Intelligent Linking and Indexing in DocBook

One of the issues I have with DocBook XML is that the links are a little forced and manual. 

By that, I mean that if I have a command, like trepctl, and I used it in a sentence or description, if I want to link trepctl back to the corresponding trepctl page, I have to manually add it like this:

<link linkend="cmdline-tools-trepctl"><command>trepctl</command></link>

Not only is that a mouthful to say, it’s a lot of keys to type. 

So I’ve fixed that. 

What I do instead is add a <remark> block into the documentation for that command-line page:

<section id="cmdline-tools-trepctl">
<title>The trepctl Command</title>
<remark role="index:canonical" condition="command:trepctl"/>
...
</section>

The ‘role’ attribute specifies the index entry, and that this is canonical, i.e., this is the canon page for <command>trepctl</command>

That’s what is defined in the ‘condition’ attribute. 

This means that when I put <command>trepctl</command>, during post-processing, the command is automatically linked to that page without me having to manually do that. 

You can see the effect of this at the top of this page.

It works for anything, and it works for longer fragments too, so I can do ‘Use the <command>trepctl status</command> command’, and the post-processing will automatically link to the canonical page for the trepctl status command. On that same page, you can see links to the field names in the output.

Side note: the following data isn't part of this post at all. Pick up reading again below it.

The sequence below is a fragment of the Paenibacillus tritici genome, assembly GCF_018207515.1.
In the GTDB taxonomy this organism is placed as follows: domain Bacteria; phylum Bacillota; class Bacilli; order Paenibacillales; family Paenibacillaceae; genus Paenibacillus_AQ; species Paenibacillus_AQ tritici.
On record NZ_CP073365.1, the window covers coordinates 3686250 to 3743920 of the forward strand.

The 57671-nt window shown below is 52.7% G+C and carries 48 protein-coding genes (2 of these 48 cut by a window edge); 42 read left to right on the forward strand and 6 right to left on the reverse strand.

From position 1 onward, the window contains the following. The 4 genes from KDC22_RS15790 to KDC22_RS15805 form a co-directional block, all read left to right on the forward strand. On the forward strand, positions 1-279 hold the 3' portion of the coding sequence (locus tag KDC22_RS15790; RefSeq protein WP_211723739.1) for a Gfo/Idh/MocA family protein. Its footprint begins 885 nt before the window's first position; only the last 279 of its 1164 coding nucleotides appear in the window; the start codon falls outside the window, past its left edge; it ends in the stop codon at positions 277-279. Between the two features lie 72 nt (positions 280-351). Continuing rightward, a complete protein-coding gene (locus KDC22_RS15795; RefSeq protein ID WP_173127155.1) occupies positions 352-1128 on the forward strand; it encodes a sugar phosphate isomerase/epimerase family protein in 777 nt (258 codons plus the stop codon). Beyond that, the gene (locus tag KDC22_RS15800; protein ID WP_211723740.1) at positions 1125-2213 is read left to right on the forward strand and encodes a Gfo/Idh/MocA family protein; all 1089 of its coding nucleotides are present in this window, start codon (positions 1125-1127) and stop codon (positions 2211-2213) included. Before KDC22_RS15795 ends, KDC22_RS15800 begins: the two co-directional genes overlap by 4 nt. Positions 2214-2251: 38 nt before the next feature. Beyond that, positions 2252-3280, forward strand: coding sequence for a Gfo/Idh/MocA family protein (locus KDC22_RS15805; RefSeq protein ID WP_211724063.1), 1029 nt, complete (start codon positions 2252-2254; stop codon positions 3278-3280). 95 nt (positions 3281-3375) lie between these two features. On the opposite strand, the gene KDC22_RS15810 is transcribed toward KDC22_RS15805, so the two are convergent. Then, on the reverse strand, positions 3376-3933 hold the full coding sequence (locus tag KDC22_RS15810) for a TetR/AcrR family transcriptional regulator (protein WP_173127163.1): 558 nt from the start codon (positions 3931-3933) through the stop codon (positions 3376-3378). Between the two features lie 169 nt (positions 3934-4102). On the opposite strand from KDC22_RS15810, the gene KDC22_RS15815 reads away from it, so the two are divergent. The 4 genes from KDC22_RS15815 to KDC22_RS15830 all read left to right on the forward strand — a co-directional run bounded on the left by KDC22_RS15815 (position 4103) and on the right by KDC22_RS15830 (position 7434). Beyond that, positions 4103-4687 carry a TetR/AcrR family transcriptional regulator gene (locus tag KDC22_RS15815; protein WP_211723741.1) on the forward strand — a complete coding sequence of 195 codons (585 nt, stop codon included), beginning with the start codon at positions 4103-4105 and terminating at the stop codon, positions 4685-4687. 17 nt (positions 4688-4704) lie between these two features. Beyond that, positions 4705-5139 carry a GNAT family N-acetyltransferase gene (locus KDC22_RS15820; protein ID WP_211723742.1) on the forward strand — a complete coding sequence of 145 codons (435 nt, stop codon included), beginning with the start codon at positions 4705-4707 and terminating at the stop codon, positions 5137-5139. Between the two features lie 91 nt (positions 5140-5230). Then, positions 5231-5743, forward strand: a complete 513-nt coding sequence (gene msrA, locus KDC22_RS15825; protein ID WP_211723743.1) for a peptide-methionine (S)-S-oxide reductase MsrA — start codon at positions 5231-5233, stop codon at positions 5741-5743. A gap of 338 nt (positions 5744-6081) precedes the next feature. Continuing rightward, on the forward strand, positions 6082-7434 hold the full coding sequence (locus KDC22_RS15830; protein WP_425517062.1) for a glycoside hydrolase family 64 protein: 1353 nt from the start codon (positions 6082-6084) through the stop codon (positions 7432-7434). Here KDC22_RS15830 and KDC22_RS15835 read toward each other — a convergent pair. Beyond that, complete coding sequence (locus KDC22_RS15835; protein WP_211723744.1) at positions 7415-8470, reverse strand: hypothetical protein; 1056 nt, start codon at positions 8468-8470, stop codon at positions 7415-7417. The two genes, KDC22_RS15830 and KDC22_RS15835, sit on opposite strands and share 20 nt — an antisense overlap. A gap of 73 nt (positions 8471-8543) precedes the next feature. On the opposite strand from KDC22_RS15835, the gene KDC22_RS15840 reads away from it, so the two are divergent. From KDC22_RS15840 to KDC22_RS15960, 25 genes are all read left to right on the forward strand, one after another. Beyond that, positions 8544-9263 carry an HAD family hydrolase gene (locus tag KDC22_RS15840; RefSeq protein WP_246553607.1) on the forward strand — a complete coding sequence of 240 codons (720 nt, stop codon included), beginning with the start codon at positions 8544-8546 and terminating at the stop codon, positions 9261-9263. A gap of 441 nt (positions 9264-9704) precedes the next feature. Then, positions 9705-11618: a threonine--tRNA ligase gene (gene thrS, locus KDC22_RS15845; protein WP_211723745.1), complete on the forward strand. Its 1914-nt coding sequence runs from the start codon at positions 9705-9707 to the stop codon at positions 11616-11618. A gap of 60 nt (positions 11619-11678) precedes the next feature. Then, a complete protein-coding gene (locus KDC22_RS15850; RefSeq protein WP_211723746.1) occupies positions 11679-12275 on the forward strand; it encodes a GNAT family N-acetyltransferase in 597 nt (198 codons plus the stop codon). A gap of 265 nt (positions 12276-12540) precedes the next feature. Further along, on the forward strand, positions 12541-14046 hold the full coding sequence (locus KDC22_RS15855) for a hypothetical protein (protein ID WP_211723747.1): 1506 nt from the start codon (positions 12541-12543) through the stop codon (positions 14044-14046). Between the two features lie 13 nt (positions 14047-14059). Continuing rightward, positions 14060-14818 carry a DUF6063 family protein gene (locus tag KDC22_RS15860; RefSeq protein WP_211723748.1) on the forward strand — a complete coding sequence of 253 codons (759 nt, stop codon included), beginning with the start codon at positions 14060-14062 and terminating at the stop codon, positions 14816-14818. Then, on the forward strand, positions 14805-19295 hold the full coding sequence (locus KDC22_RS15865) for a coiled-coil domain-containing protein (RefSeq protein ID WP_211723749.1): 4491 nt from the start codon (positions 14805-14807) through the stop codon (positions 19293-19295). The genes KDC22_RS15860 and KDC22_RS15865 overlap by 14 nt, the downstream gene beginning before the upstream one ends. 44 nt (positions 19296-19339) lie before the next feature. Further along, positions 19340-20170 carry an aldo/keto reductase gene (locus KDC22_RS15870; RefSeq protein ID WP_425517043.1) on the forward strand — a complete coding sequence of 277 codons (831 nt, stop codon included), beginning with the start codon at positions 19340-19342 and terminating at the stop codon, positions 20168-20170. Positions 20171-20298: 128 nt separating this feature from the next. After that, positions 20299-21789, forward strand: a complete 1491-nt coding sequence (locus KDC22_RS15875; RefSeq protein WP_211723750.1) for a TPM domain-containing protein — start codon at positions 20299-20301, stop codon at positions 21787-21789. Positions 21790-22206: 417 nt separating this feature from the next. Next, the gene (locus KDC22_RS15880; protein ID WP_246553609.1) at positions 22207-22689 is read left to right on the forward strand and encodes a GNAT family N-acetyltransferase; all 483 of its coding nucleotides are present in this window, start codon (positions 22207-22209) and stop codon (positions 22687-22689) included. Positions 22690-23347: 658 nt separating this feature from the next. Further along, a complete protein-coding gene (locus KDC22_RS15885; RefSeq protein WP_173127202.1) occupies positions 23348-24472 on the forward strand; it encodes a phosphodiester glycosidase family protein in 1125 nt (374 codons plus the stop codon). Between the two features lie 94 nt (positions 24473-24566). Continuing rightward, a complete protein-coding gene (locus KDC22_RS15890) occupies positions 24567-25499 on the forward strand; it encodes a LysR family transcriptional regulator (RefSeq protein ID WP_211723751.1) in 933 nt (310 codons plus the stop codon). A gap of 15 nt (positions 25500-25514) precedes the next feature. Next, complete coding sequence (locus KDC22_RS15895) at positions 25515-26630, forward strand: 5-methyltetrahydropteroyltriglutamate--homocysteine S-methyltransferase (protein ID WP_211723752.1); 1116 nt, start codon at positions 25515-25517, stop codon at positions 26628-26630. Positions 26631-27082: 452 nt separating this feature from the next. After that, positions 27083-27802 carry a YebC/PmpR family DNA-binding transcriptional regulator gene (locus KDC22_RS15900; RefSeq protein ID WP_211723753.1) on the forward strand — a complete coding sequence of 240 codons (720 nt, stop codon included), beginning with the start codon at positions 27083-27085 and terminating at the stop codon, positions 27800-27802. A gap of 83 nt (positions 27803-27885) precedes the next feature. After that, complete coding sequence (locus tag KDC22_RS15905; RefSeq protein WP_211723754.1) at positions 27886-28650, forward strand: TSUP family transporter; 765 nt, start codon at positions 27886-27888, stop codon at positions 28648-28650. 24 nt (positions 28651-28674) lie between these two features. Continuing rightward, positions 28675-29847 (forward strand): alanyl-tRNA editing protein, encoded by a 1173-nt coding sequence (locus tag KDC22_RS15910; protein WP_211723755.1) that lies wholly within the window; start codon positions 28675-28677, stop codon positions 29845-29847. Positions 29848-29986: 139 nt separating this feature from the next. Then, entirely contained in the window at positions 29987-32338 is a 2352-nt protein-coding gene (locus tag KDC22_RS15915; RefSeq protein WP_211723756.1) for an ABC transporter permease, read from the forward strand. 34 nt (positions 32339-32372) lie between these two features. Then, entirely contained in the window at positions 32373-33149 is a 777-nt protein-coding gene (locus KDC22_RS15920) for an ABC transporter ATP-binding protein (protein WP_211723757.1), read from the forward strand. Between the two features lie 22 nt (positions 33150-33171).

This uses an extension to the original index reference format: 

<remark role="index:canonical" condition="parameter:appliedLastSeqno:thl"/>

That third argument to the condition attribute gives a ‘hint’ as to what it might apply to. This means that we can link using a commonly used DocBook element, such as parameter, and tag it to link to this canonical page, just by adding a condition attribute to the parameter element, like this:

<parameter condition="thl">appliedLastSeqno</parameter>

OK, so it’s still long, but it’s less complex than writing out <link> or <xref> elements, and it means that I don’t have to know the ID where the information is held, that’s entirely driven from marking up the content with the canonical index entry. 

Finally, and perhaps the most important point, is that you can go to any of the Continuent documentation pages and type either the partial or full command, and it will take you to the canonical page for that command, option, etc, which means not only is the content heavily linked (making it more useful), but it also makes it more easily searchable to the right place.